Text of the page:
Instead of talking about our usual left fielder I'm going to talk about yesterday's part-time left fielder, Jonny Gomes. A few years ago he looked to be one of our building blocks for the competitive teams -- which always seemed to be closer than they were, until then became now. He was the guy everyone wanted in the lineup, he was the hope, he was the charismatic and sometimes flamboyant slugger with a touching story of survival, and of course he was also the guy who made sometimes hilarious mistakes that, for a time, were just bullet points on his résumé of endearment.
Familiarity breeds contempt and Gomes numbers don't supplant the empty feeling when his name is in the lineup. Ironically the end Gomes could very well be a right-handed hitting power hitter, something he was until this year, and even that is not entirely true. Look no further than Gomes homerun/flyball percentage and his trajectory splits to realize that Gomes has been pretty abnormal this season. Sure his 52.3% flyballs are pretty normal, and that 13.3% homerun total looks fine, in fact throw the 8.9% infield flyballs and again we're pretty fine, but then we reach his line drive and groundball percentages; 9.3% (career: 19.1%) and 38.4% (career: 28.8%).You just found the culprit for his .203 BABIP.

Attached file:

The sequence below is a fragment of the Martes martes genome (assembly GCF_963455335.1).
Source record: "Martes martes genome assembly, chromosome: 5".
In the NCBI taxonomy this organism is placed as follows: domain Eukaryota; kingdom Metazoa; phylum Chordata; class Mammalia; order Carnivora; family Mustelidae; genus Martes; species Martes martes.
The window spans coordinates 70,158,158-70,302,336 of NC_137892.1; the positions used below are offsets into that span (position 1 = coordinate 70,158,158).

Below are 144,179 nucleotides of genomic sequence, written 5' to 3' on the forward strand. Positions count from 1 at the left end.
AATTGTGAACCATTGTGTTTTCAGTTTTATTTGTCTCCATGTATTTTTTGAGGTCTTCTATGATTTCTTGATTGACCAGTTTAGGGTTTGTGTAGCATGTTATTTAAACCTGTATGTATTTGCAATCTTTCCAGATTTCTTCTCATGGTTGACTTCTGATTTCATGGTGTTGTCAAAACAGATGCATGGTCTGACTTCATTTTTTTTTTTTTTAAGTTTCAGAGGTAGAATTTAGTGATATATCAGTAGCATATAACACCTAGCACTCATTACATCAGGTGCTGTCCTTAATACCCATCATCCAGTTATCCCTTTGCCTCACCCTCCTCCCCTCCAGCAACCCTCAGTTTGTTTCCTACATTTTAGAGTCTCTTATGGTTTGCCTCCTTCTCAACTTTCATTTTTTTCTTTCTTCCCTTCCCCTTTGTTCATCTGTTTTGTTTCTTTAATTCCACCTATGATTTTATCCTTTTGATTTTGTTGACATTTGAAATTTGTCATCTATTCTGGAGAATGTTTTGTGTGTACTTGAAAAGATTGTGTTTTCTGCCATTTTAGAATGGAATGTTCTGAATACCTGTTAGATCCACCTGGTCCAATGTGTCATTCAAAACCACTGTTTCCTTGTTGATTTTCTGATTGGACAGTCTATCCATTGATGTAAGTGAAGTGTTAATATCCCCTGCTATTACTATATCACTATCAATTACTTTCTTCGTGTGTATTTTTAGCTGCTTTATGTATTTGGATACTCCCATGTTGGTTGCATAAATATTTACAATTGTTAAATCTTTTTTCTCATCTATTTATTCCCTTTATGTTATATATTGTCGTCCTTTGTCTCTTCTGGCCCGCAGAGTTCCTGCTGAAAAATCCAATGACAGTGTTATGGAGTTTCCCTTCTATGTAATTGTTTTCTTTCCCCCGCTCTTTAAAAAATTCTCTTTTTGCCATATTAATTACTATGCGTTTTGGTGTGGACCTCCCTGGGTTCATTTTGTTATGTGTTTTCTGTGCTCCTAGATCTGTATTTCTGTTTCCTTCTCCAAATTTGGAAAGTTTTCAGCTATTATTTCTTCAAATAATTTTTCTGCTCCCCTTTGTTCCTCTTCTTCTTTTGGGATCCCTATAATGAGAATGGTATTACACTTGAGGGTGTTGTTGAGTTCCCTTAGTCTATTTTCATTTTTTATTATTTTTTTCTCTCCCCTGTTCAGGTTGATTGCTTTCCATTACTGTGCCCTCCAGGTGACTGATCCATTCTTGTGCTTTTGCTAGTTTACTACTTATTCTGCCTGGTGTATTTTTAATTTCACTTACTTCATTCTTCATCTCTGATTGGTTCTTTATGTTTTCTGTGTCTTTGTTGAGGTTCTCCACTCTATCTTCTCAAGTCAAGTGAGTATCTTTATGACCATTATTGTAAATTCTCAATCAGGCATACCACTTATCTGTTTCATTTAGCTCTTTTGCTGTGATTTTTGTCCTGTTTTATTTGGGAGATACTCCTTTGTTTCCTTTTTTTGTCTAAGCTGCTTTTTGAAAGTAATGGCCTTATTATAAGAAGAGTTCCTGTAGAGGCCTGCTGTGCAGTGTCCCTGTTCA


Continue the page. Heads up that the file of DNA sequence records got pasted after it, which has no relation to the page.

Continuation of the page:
The most shocking thing about Gomes is that his strikeout rates are actually down, yes down. With playing time considered Gomes strikeout percentage as at a career high 36.2%, this season Gomes is only striking out 26.1%, below his 32.4% average. Unfortunately Gomes is also walking only 8% of the time which isn't too far off from his 10.6% average yet combined with a weak BABIP has Gomes line looking like .191/.293/.391.
To complicate matters even more Gomes is actually swinging out of the zone at higher rates than before and by a pretty decent margin (34.19%). Gomes has increased his contact to 75% by becoming more aggressive and less patient, lowering his P/PA to a career low 3.72 even with an epic at-bat against Damaso Marte, take that away and Gomes sees roughly 3.66 P/PA, that's nearing Carl Cra...uh, that's nearing Jason Bartlett levels.
So here's the thing, Gomes numbers will almost certainly progress towards the mean which would make him an asset, however he's only good for hitting despite saying he hits better as a fielder. The Rays are almost certainly going to continue using a platoon unless a full-time right fielder is acquired and that means Eric Hinske or Gabe Gross, whoever the left-handed bat is, will almost undoubtedly get the lion's share of work which presents a problem for Gomes future in St. Pete.
Good clubhouse guy, fun to watch during crappy seasons, but Gomes spending next year in the Rays colors is beginning to seem quite unlikely.